How do I find an agent?

Dear Writer Guy,

Do you have any information on how to find a publishing agent?  I have written a couple of children’s stories (ages 3 to 7)  — and, yes!  I am a new writer — and I am at the stage of taking a leap to find a publishing agent.

I work full time in a high pressure job that dominates my days and frequently evenings as well, so trying to send query letters to publishing companies that will actually accept new authors seems more than a bit daunting.

This is an important goal of mine and I don’t want to give up or give in.  Any advice, resources, or recommendations that you can share?

Thank you for the consideration,
Joy in Tennessee

Dear Joy,

With so many publishing houses not accepting unsolicited submissions these days, it’s wise to try to find an agent.  I’m glad that you have a never-say-die attitude, because unfortunately, it’s as difficult to do this as it is to land a publisher.  Don’t despair, however — there are three things you can do to speed the process along:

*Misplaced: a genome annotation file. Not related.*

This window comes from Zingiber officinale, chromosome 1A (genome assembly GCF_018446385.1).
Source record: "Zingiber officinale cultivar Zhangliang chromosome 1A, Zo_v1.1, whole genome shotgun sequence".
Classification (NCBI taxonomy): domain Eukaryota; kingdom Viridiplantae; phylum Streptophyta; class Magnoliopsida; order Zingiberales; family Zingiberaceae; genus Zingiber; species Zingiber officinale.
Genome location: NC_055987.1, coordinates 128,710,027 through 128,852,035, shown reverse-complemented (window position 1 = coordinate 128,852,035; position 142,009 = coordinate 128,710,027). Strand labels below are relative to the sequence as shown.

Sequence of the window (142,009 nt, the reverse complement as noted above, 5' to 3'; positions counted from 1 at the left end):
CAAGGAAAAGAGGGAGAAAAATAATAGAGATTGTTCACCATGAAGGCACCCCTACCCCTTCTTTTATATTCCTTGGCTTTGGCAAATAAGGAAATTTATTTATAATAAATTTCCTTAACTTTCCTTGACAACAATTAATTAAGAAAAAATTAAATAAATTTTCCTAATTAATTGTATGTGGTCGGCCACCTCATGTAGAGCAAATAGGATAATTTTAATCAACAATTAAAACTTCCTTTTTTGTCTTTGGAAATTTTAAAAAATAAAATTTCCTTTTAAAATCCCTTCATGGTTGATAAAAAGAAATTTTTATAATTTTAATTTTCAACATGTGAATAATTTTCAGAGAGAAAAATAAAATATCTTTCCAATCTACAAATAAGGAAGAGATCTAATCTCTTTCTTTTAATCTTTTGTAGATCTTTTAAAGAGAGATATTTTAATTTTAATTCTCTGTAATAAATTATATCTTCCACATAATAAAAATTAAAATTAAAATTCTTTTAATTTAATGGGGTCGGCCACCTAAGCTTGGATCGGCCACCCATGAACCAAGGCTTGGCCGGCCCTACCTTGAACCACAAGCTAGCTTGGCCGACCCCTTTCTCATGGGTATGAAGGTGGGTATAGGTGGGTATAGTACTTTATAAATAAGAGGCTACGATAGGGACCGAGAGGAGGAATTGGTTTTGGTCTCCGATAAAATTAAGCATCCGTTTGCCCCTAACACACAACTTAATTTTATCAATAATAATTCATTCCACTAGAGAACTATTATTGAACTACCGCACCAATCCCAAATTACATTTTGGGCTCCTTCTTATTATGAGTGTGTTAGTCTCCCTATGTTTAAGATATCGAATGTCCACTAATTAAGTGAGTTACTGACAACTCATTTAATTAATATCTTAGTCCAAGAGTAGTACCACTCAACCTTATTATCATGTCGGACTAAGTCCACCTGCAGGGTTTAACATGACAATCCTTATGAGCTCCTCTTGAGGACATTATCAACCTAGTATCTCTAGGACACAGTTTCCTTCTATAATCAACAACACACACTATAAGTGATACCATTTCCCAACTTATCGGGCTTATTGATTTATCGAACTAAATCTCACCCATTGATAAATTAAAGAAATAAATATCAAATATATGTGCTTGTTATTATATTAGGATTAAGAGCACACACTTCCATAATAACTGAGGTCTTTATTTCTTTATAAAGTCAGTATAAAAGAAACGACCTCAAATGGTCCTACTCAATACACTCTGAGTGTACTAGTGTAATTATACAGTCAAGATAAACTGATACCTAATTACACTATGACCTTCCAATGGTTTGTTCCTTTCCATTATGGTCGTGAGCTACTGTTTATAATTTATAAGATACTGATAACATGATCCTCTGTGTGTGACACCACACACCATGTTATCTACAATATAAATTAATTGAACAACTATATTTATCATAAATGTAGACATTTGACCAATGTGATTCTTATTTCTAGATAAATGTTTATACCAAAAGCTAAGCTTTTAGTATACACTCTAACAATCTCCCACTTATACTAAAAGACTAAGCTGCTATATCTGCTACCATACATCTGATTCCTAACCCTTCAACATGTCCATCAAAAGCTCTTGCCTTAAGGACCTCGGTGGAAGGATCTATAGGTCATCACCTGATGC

1. Achieve perfection.

Make sure your manuscript is absolutely and completely perfect before sending it off.  You’d be surprised how many aren’t.  My agent says he’s always looking for a reason to reject a story that comes from the slush pile, and missteps in punctuation, usage, character, or plot can give him this reason.

  1. Research potential agents.

Pore over their agency’s website, looking for submission guidelines and what kinds of stories they’re seeking. Research them on the Association of Authors’ Representatives website (http://aaronline.org) if they’re a member.  If not, look for their Twitter feed or Facebook page.  You can often find agents mentioned on the acknowledgments pages of books, and get an insight into their literary tastes that way.

  1. See them speak.

If you’re writing for kids, one of the best backdoor ways I’ve come across (and in fact, the way I landed my agent) is to attend an SCBWI (Society of Children’s Book Writers and Illustrators) conference where agents are speaking.  Usually, they will accept submissions from conference attendees for a limited time, and you can get your foot in the door that way.  Other genres of writing hold their own conferences, and I’m guessing one might be able to do the same thing there.

In the end, the same rules apply as when you’re sending stories to editors: Do your research, be professional, and keep persisting!

Happy writing,
Writer Guy

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